U.S. FCC to Consider Mandatory 10-Digit Dialing for Phone Calls

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12/05 15:48 U.S. FCC to Consider Mandatory 10-Digit Dialing for Phone Calls By Jonathan Cox

Washington, Dec. 5 (Bloomberg) -- U.S. consumers soon may need to use 10 digits for all their telephone calls as regulators consider a plan to shore up a dwindling supply of new phone numbers as demand for additional services expands.

The Federal Communications Commission on Thursday will review a measure that would require customers to always dial the three- digit area code plus seven-digit phone number, agency officials told reporters at a briefing. The move would require local companies such as Verizon Communications and SBC Communications Inc. to adjust their systems to recognize the dialing pattern.

New services such as mobile phones, fax machines, pagers and the Internet have drained the pool of available numbers, forcing the agency to consider nationwide changes. Without modifications, the system for creating and assigning phone numbers may run dry within 15 years, FCC officials said. Expanded dialing would create about 1.5 billion numbers.

At the meeting, the FCC may act to adopt 10-digit dialing or delay action until the industry and consumers can comment. It will also consider several other solutions to improve the way the phone number database is managed.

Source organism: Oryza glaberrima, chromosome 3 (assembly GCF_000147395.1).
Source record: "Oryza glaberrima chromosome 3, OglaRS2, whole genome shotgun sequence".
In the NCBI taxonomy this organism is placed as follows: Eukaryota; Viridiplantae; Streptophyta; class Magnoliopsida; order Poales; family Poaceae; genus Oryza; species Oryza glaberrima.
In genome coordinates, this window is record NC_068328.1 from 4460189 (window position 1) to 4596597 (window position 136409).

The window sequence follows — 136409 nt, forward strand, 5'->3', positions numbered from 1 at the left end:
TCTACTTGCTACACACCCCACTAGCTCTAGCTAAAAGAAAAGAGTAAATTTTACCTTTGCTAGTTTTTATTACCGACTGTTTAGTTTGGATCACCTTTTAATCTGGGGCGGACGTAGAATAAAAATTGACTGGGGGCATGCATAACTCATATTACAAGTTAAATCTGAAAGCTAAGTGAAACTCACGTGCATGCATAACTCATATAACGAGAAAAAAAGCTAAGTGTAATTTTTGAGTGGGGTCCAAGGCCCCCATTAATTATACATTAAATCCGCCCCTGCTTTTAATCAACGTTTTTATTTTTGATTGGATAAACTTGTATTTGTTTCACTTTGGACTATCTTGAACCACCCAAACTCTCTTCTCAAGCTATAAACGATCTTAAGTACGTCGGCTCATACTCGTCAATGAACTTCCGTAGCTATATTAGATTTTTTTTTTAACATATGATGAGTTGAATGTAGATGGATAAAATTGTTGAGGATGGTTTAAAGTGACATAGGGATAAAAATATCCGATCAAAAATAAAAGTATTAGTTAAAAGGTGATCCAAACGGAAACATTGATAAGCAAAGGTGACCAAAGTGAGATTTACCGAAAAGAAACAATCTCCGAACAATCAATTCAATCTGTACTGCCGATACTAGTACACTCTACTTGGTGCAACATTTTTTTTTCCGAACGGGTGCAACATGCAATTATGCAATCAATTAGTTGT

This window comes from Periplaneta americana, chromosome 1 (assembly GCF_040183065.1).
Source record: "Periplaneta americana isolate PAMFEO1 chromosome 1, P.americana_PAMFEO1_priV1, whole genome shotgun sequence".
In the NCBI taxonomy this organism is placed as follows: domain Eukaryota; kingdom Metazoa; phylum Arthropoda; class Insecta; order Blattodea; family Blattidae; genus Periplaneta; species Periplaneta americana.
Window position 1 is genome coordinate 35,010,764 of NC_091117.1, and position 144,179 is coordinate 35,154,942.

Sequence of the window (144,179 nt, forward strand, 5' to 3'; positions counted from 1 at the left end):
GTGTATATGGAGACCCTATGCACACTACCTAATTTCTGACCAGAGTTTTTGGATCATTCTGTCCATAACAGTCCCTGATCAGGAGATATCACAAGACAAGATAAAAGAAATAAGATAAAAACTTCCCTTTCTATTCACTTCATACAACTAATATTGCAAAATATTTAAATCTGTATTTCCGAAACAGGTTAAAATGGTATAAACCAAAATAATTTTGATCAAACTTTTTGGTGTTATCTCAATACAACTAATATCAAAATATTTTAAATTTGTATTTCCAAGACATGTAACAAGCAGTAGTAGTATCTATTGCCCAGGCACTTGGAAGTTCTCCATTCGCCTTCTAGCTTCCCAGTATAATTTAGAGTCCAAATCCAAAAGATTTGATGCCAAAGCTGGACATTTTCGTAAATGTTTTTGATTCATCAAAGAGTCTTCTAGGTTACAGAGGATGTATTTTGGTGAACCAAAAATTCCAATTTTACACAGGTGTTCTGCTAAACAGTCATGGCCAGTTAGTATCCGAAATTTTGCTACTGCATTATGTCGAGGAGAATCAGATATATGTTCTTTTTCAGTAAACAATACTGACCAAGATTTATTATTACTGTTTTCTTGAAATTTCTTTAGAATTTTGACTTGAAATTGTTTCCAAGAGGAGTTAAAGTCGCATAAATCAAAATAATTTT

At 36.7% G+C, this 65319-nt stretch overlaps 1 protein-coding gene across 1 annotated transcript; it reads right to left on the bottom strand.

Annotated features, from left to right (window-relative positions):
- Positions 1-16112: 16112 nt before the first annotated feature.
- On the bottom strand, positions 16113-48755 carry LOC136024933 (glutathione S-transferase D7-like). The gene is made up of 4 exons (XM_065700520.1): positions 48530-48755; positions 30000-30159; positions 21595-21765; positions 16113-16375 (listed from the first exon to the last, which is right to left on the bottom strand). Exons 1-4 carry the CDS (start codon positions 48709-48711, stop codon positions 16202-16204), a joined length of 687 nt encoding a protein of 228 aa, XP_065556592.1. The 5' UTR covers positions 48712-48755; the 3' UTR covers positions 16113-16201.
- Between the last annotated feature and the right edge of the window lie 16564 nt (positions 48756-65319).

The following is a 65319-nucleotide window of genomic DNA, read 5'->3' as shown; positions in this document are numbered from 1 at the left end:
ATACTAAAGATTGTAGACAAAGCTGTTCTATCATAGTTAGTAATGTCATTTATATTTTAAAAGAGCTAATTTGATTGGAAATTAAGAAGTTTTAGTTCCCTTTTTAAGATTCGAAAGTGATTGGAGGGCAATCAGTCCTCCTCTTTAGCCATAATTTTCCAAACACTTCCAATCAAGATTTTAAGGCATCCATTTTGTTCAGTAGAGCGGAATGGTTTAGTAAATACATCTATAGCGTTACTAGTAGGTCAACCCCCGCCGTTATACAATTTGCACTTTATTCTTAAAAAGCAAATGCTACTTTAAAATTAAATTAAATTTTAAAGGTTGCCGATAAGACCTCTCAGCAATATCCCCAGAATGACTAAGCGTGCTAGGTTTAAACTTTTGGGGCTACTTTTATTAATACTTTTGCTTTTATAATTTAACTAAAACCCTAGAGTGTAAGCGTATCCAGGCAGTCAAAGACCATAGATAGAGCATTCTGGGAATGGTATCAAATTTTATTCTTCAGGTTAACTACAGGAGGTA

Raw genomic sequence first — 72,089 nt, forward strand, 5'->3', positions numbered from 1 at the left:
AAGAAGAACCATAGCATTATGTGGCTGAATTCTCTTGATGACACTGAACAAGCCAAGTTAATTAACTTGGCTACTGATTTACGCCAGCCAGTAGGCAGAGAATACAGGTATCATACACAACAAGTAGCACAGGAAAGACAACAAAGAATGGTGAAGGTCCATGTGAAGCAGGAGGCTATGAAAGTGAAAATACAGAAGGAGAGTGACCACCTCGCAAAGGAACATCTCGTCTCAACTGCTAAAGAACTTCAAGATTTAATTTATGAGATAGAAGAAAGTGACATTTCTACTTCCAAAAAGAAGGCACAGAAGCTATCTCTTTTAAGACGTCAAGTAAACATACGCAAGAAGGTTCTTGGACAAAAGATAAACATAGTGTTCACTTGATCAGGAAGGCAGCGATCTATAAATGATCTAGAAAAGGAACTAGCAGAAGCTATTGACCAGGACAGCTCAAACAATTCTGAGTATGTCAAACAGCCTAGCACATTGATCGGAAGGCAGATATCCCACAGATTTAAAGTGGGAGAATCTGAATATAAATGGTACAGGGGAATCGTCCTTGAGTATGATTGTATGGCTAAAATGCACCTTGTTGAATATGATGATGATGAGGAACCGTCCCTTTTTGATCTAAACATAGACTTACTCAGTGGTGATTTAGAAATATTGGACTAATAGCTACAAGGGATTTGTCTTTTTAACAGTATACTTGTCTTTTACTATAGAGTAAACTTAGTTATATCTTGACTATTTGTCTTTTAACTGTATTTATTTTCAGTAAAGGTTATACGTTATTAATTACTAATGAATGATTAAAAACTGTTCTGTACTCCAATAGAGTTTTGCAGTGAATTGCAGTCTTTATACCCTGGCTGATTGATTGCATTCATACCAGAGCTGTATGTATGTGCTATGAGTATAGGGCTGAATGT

Verizon said switching to 10-digit dialing would be easy in its network because the capability is already a feature of most switches that route phone calls. BellSouth Corp. said it supports a move to 10-digit dialing to promote a uniform system nationwide.

State regulators have some control over whether consumers dial 10 numbers or seven numbers, and about a half dozen, including Maryland and Virginia, already require callers to use 10 digits.

To avoid imposing 10-digit dialing, many states have split regions into smaller zones and changed the area code for some consumers. The decision often adds expenses as businesses print stationery to reflect new numbers, and can confuse callers who need to add three digits when dialing friends and colleagues.


-- Martin Thompson (mthom1927@aol.com), December 05, 2000

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